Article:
Cardio-respiratory physiotherapy

Picture of Flamingo Ward wayfinding graphic

Cardio-respiratory physiotherapy aims to help clear lung secretions, prevent or improve areas of lung collapse and reduce the effort of breathing.

This form of physiotherapy helps treat children with chronic respiratory conditions such as cystic fibrosis. It may also be useful in children with an acute respiratory illness or following surgery, especially when ventilation is required on an intensive care unit.

Cardio-respiratory physiotherapy at Great Ormond Street Hospital

The cardio-respiratory physiotherapy team at Great Ormond Street Hospital (GOSH) covers the following clinical specialties, each of which is led by specialist physiotherapists:

We provide access to chest physiotherapy treatment outside of normal working hours (overnight and at weekends). This is an invaluable service which may help reduce the amount of time a child spends on a ventilator, and in some cases may help avoid children deteriorating to a point where they need an admission to intensive care.

The cardio-respiratory team has close links with the Institute of Child Health and University College London, which runs an MSc in Advanced Cardio-respiratory Physiotherapy and undertakes research in the area. Much of this research is undertaken at Great Ormond Street Hospital, keeping us at the forefront of advancing evidence in cardio-respiratory physiotherapy.

What conditions are commonly seen by the cardio-respiratory physiotherapy team?

Cystic fibrosis and respiratory

  • cystic fibrosis

  • bronchiectasis

  • respiratory muscle weakness in neuromuscular conditions such as spinal muscular atrophy


  • tracheal surgery (eg slide tracheoplasty)

  • congenital cardiac conditions requiring surgery, such as hypoplastic left heart syndrome, septal defects, tetralogy of Fallot, transposition of the great arteries, cardiac and respiratory ECMO (extracorporeal membrane oxygenation)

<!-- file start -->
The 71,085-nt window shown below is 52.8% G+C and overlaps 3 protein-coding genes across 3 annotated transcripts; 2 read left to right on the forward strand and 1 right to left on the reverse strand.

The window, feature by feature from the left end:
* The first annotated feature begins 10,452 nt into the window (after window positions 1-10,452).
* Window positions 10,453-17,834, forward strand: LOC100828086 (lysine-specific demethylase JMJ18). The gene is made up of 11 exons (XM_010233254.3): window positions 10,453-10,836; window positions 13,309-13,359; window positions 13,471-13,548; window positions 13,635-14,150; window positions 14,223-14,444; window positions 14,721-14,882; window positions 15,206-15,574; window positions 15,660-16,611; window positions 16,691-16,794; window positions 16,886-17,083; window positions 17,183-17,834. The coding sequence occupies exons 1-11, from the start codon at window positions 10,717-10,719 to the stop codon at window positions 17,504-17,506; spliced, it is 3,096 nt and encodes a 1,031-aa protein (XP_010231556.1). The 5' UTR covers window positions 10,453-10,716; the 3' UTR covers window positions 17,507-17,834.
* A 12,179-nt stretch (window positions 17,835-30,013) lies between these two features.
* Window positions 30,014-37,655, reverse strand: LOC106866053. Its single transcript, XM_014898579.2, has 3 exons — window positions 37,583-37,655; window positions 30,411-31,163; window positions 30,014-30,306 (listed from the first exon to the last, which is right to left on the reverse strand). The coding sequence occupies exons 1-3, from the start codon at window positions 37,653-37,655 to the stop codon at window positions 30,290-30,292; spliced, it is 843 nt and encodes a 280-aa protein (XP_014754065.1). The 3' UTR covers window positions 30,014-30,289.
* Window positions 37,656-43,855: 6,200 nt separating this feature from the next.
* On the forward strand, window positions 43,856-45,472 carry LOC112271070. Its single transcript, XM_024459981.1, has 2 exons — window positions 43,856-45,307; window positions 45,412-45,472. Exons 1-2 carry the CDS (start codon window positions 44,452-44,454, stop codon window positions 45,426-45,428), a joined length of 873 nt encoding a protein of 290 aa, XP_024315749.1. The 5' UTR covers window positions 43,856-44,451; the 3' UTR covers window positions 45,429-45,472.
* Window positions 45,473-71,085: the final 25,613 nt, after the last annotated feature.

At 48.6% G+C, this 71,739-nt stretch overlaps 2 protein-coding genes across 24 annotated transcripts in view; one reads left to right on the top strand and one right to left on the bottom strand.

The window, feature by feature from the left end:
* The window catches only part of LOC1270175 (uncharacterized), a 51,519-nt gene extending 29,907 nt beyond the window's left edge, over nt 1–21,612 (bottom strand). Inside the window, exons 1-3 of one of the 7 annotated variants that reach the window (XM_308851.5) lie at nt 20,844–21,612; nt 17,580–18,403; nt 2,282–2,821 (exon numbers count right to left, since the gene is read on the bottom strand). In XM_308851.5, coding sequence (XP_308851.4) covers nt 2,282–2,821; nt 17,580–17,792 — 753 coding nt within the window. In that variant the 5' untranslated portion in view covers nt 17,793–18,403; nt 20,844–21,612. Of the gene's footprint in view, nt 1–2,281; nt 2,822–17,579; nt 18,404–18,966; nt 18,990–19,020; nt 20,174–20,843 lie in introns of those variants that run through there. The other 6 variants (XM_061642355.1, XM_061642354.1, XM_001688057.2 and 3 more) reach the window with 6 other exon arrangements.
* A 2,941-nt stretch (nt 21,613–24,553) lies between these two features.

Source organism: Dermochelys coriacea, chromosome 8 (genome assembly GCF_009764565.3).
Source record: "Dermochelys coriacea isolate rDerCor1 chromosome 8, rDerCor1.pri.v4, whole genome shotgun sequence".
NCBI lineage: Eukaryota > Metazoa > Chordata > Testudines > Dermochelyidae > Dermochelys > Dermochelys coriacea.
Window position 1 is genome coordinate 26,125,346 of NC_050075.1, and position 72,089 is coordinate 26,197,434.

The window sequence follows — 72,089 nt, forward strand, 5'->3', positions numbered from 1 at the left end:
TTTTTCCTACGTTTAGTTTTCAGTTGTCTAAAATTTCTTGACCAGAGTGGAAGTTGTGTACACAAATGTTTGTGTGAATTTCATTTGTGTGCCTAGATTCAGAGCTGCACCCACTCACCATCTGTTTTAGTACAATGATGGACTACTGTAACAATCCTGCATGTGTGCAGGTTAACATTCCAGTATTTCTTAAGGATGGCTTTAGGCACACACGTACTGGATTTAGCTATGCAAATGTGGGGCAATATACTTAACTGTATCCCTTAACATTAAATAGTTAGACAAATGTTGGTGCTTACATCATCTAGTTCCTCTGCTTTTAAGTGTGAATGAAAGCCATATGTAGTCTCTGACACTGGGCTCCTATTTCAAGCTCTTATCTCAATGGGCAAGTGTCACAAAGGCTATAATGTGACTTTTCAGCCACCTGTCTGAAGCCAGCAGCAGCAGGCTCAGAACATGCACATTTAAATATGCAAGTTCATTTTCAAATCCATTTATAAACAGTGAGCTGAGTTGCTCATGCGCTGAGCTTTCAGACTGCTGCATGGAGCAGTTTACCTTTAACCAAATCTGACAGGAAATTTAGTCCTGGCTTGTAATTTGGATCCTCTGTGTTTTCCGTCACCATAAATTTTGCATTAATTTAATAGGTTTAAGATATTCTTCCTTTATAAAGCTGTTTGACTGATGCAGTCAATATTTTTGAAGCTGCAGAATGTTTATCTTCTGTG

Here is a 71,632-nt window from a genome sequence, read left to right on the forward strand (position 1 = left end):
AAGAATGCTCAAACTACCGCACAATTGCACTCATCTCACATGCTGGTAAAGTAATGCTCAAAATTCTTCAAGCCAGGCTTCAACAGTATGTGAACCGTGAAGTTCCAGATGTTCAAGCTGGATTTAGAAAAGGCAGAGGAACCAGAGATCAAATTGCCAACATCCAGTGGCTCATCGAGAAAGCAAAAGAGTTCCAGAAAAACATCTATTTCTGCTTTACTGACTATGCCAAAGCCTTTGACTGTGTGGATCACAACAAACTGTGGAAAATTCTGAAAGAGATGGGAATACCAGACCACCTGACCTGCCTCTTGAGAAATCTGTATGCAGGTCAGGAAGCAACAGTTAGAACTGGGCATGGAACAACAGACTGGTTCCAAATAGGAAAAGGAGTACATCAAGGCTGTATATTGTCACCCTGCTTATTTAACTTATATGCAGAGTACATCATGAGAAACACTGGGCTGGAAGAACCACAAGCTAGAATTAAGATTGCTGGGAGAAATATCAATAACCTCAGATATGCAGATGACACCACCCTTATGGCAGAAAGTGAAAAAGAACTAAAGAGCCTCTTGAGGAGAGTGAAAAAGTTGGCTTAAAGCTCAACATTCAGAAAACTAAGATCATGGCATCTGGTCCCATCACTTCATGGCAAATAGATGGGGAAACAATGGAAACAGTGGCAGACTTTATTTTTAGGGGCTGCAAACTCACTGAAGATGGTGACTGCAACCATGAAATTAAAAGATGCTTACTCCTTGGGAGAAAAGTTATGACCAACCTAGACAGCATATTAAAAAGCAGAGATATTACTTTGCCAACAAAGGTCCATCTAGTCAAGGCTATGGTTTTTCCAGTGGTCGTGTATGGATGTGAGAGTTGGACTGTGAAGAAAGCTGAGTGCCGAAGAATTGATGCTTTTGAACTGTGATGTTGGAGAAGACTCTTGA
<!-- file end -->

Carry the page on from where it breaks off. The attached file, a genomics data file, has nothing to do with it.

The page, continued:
• heart or lung transplant

  • surgery for chest wall deformities


  • head injuries

  • meconium aspiration and pulmonary hypertension of the newborn

  • congenital diaphragmatic hernias

  • premature infants requiring surgery eg bowel perforation, necrotising entercolitis, closure of patent ductus arteriosus

  • sepsis

  • chest infections

  • neurosurgery such as embolisation for vein of Galen, removal of brain tumours, insertion of shunts

What does the physiotherapist do and how will it help?

All lungs produce secretions. In some instances excessive secretions can build up in the lungs, such as following a general anaesthetic, when on a ventilator or in specific conditions such as cystic fibrosis. If left untreated, this can lead to areas of lung collapse making breathing difficult and your body’s organs struggling to receive enough oxygen.

Physiotherapy aims to clear the lungs of secretions, reduce the effort of breathing and improve exercise tolerance. Physiotherapy is important for patients requiring mechanical ventilation for preventing or resolving respiratory complications. This enables ventilation to be stopped as quickly as possible, helping reduce the length of time spent on intensive care and promoting a speedy discharge from hospital.

Jayden with physio having spirometry test

Spirometry lung function test

What sort of things might physiotherapy involve?

Ventilated children on intensive care may be repositioned to improve breathing or allow gravity to help drain a specific area of lung. The physiotherapist can help to move secretions closer to the windpipe by giving deep breaths via a specialised bag, and chest vibrations where the secretions can then be suctioned from the breathing tube.

Children on intensive care usually require heavy sedation, which makes essential tasks such as physiotherapy more comfortable. Children with mobility, neurological or neurodevelopmental problems may also be assessed on intensive care and treatment can start here or when they are transferred to the ward.

Chest physiotherapy for children and young people on the ward may involve blowing games for younger children, or using more specific devices to help clear secretions. Wherever possible the physiotherapist will make it child-friendly and fun. Treatment may also be exercise focused, such as encouraging mobilisation and games in the gym.